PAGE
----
Proc. Natl Acad. Sci. USA (2012)

Optical fields can be used to drive transitions between different states in quantum systems, but some transitions are much more likely than others. When visible light interacts with an atom, for example, electric dipole transitions are much more common than other transitions, such as electric quadrupole and magnetic dipole transitions. This happens because an atom is much smaller than the wavelength of visible light so, to a good approximation, it is exposed to a spatially uniform electric field, and such an electric field can only drive electric dipole transitions. However, Prashant Jain and co-workers have shown that these selection rules need to be rewritten when nanostructures are used to manipulate electromagnetic fields on the nanoscale.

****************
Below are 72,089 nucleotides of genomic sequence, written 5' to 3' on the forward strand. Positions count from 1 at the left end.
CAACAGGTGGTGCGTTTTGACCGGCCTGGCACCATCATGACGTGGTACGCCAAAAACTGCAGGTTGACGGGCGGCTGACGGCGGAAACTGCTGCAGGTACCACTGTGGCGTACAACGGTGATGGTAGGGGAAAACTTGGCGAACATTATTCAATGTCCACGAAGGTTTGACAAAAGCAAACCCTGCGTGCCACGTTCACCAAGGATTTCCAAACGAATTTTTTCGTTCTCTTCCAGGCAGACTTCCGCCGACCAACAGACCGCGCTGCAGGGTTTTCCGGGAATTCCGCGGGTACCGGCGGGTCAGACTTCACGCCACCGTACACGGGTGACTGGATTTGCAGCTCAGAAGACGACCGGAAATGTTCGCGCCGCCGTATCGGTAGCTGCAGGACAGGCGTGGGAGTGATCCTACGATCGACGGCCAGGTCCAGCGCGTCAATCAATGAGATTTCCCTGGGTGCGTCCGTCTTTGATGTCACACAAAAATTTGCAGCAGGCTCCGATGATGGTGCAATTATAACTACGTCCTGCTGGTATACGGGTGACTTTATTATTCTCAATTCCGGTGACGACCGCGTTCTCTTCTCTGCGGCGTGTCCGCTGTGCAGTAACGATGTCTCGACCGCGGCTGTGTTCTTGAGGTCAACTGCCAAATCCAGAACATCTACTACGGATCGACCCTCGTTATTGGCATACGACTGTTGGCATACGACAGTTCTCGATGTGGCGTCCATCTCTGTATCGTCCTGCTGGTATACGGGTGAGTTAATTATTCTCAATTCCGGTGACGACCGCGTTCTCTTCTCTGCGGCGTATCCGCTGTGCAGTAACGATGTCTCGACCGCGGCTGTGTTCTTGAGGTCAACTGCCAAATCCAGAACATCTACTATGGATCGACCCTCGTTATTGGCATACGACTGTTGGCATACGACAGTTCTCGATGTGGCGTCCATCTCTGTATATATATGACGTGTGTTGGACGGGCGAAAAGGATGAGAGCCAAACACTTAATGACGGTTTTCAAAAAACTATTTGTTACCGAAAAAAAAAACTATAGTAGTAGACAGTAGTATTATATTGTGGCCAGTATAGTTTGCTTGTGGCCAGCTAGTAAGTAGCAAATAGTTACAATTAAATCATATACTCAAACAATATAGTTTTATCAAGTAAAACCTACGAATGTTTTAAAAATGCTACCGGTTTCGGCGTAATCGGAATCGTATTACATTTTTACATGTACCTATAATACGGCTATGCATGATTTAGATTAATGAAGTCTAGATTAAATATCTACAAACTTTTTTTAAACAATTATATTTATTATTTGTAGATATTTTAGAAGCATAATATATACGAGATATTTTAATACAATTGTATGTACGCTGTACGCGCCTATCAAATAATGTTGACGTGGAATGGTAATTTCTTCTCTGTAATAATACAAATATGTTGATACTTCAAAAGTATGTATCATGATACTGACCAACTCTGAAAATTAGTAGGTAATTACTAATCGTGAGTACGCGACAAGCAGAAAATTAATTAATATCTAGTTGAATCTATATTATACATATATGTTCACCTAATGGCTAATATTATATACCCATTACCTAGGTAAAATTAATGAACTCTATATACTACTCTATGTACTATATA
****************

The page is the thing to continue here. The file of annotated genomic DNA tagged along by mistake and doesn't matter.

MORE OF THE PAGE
Jain and co-workers — who are based at Berkeley, the Hebrew University of Jerusalem and Tel Aviv University — used a combination of theory and numerical modelling to study what happens when a semiconductor nanorod near a metal nanosphere is exposed to a spatially uniform electric field. They find that the strength of transitions allowed by the electric dipole selection rule increase, and that the strength of transitions forbidden by this selection rule increase by an even larger factor. They also predict changes in the wavelength of many transitions. The results have implications for spectroscopy and applications such as light harvesting and optical imaging.